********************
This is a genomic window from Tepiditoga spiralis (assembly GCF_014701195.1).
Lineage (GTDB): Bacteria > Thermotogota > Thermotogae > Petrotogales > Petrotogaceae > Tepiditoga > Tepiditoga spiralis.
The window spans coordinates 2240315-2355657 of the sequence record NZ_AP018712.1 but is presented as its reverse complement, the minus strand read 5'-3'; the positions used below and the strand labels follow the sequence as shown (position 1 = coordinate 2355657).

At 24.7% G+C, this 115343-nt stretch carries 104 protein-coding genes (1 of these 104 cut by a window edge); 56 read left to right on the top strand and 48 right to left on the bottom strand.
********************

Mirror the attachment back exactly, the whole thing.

This is a genomic window from Tepiditoga spiralis (assembly GCF_014701195.1).
Lineage (GTDB): Bacteria > Thermotogota > Thermotogae > Petrotogales > Petrotogaceae > Tepiditoga > Tepiditoga spiralis.
The window spans coordinates 2240315-2355657 of the sequence record NZ_AP018712.1 but is presented as its reverse complement, the minus strand read 5'-3'; the positions used below and the strand labels follow the sequence as shown (position 1 = coordinate 2355657).

At 24.7% G+C, this 115343-nt stretch carries 104 protein-coding genes (1 of these 104 cut by a window edge); 56 read left to right on the top strand and 48 right to left on the bottom strand.